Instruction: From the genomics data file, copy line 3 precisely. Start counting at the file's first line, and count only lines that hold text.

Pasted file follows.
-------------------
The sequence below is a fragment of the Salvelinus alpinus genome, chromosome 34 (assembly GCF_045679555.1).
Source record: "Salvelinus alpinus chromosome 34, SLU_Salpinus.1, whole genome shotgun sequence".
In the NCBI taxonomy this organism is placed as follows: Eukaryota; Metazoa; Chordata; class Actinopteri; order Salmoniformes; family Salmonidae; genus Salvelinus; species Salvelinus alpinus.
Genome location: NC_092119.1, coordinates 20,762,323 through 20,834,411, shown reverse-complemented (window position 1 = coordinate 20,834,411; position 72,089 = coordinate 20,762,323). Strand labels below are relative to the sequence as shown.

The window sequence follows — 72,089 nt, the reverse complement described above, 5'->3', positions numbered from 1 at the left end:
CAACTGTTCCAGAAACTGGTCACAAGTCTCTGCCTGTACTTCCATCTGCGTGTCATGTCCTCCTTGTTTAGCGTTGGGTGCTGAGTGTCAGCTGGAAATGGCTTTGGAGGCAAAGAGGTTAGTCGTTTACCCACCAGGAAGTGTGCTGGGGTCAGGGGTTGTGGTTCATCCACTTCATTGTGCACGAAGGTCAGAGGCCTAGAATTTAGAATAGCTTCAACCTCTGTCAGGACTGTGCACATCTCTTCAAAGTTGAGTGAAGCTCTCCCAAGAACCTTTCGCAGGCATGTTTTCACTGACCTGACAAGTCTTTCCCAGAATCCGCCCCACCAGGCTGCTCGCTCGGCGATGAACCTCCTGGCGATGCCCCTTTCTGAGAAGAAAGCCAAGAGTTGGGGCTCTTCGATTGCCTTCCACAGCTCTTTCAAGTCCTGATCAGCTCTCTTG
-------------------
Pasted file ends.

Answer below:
In the NCBI taxonomy this organism is placed as follows: Eukaryota; Metazoa; Chordata; class Actinopteri; order Salmoniformes; family Salmonidae; genus Salvelinus; species Salvelinus alpinus.